TALLAHASSEE, Fla. – April 22, 2011
Spring is a time of fresh beginnings and new arrivals, and the Tallahassee Museum is excited to announce two new additions to the Museum team: a Florida Panther mascot, and a “live” two year old male panther.
“This young panther has a lot of energy, curiosity and playfulness,” said Museum Animal Curator Mike Jones. “He is sure to add new excitement to the Museum’s panther exhibit.”
Born and raised in Jupiter, Florida at the Busch Wildlife Sanctuary, the juvenile panther was recently brought to the Museum with the transportation assistance of Cat Life Foundation, and is slowly being introduced to his new habitat.
Equally exciting this spring is the announcement of the Museum’s official Florida Panther mascot, affectionately known as “FP,” who is available for community events and private appearances as he works to fulfill his mission to help people understand the importance of Florida’s natural and cultural resources.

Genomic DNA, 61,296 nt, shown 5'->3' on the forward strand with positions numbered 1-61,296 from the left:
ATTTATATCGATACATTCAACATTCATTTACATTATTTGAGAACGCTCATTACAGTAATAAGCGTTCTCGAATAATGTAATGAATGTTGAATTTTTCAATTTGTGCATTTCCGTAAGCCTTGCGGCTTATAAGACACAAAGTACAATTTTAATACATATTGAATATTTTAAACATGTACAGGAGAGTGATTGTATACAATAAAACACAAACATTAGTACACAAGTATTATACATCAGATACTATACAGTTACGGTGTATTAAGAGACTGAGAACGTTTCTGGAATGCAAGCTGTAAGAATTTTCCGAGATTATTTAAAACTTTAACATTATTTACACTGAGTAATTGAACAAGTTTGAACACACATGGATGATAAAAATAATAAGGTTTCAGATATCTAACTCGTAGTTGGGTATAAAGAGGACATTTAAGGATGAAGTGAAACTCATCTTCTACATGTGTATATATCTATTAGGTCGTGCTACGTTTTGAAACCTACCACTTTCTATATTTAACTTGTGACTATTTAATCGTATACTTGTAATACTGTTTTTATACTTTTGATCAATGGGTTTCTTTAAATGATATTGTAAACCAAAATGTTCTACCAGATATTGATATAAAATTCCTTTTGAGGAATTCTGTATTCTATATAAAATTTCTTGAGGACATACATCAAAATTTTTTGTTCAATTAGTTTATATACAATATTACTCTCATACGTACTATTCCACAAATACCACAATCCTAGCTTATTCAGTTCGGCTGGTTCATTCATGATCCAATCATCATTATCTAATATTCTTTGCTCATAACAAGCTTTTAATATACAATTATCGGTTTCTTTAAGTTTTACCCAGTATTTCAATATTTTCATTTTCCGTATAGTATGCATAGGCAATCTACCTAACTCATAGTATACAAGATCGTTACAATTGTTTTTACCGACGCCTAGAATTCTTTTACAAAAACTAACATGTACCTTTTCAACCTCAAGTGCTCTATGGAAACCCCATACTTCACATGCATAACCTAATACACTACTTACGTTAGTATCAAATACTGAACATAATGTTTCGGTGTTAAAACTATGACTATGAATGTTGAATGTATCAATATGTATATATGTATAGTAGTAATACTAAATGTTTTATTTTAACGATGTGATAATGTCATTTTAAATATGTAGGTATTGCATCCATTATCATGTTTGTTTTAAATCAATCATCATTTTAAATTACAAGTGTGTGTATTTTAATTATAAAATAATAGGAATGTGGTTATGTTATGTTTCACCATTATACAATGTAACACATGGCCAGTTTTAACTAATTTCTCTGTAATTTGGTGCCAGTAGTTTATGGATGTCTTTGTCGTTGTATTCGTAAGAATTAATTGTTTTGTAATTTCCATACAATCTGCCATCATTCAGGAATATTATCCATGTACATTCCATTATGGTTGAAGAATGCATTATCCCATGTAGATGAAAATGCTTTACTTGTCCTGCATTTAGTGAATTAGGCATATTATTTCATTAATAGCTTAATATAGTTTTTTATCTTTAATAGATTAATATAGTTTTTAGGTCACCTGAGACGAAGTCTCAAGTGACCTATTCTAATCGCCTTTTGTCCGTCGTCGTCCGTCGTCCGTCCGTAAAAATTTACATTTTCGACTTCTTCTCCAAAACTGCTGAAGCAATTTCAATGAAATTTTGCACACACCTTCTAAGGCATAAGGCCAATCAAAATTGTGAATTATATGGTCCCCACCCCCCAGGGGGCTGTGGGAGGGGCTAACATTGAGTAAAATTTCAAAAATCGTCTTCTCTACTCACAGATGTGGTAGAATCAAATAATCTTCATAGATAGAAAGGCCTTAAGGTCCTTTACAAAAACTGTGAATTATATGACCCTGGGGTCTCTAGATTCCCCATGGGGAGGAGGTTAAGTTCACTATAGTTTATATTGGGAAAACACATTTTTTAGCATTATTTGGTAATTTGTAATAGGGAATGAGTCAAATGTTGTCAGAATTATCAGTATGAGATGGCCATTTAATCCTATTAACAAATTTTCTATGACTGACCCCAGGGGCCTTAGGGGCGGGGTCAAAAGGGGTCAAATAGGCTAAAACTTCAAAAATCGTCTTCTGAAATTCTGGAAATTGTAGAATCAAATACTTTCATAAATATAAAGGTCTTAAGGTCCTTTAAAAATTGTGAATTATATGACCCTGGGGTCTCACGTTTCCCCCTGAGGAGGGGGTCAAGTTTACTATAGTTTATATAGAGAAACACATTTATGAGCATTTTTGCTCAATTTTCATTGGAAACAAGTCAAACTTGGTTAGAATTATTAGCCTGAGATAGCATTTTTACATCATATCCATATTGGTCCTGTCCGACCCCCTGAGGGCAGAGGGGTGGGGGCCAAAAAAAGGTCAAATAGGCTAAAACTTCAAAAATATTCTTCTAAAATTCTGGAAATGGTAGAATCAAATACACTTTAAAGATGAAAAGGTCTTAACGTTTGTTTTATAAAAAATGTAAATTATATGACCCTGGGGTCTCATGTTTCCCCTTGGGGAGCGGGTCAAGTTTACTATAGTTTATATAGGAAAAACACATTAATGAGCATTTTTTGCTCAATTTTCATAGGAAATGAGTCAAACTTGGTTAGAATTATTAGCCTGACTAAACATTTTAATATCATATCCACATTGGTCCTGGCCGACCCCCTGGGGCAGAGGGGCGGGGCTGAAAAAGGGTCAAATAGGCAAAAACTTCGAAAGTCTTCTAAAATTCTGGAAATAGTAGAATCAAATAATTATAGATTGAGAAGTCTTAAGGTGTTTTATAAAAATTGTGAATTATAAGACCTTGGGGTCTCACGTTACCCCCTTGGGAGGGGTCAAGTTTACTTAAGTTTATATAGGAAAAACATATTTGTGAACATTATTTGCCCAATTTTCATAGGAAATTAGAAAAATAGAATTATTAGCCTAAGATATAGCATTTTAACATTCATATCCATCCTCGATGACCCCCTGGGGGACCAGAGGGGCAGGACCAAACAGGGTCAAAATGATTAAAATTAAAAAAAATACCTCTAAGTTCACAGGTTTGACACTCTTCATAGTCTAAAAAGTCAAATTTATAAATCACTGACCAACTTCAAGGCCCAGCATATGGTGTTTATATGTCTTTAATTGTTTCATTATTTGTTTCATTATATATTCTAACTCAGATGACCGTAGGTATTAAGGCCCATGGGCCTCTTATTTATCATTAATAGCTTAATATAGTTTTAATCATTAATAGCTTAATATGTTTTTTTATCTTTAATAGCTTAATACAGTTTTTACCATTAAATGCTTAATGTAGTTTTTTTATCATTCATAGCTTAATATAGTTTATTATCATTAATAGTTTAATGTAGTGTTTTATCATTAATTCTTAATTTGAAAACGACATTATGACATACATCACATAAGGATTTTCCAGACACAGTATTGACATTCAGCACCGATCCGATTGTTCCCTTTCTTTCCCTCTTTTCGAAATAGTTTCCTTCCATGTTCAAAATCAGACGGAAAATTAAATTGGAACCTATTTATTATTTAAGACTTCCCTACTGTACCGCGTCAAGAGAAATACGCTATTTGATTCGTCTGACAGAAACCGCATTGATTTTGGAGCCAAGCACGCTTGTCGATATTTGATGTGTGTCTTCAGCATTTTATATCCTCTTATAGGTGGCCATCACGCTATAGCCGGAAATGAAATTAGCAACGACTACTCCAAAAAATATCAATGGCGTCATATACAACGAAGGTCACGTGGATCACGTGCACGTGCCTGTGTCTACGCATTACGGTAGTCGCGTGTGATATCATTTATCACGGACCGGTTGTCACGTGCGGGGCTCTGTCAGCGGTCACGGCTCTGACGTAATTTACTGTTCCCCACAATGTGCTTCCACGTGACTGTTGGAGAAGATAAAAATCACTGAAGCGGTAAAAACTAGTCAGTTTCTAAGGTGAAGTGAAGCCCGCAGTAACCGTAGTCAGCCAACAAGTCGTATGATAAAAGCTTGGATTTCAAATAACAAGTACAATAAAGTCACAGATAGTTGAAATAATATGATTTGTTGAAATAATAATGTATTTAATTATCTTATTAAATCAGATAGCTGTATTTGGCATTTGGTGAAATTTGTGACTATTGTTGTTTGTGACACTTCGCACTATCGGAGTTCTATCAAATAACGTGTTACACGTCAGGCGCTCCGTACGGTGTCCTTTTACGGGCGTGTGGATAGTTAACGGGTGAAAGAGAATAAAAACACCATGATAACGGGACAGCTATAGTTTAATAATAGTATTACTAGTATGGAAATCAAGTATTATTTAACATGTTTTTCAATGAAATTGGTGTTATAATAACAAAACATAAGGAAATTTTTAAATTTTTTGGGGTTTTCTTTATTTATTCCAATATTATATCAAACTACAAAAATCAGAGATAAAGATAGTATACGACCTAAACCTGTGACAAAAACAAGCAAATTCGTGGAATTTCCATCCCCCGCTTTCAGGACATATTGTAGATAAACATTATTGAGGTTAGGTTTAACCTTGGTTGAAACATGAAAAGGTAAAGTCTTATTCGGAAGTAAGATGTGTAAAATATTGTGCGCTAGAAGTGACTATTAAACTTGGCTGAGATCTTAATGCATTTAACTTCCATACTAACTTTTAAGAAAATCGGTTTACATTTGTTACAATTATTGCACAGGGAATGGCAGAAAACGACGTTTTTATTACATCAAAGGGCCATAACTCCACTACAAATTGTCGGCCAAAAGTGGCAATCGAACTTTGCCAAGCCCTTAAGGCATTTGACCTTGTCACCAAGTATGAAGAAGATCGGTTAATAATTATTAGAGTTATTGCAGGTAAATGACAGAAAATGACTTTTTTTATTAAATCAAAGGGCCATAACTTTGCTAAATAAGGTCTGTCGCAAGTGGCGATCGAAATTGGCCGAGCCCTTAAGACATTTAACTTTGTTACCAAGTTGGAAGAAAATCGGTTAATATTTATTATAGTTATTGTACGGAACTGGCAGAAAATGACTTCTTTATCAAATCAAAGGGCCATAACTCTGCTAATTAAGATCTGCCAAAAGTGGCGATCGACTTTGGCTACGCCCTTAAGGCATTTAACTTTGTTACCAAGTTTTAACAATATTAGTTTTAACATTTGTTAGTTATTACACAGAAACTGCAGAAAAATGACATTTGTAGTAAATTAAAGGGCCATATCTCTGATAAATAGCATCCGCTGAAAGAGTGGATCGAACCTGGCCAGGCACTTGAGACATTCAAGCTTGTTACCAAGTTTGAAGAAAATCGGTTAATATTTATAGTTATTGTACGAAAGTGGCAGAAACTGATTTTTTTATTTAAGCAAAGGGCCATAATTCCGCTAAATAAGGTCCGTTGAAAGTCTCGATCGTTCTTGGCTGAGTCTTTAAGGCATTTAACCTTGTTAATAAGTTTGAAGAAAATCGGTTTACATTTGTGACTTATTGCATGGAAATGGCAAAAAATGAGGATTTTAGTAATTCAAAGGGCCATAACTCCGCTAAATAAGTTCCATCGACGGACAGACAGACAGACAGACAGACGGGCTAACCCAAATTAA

“We are delighted to have FP’s help and support,” said Museum Director of Education, Jennifer Golden. “FP is well suited to help us encourage people to live environmentally sustainable lifestyles and value the role of history in their lives.”
With a very thrilling spring season ahead, the Museum’s goal with these two unveilings is to increase people’s knowledge and awareness of Florida Panthers, as well as of Florida’s natural environment and native wildlife.
Set amidst 52 acres of breathtaking Florida flora and fauna, the Tallahassee Museum has served as an iconic Tallahassee landmark for more than 50 years. Ranked as one of Florida’s top museums, the Museum encourages guests to discover and learn about North Florida’s natural environment, rich history and diverse communities. The Museum’s living exhibits of native Florida wildlife in their natural environment, nature trails and native gardens are renowned by visitors of all ages. The Museum’s Big Bend Farm immerses museum-goers in a 19th century farm experience, while exhibits in the 1890s Concord school, the Seaboard Airline Caboose, the 1937 Bethlehem Missionary Baptist church and at the mid-19th century Bellevue cotton plantation explore the history of Southern communities. Daily programs, annual events, free parking, a museum store and the Trail Break Café make the Museum a favored destination for more than 100,000 annual visitors. The Tallahassee Museum is a not-for-profit, funded by private donations, grants, sponsorships, membership and fundraisers. www.tallahasseemuseum.org.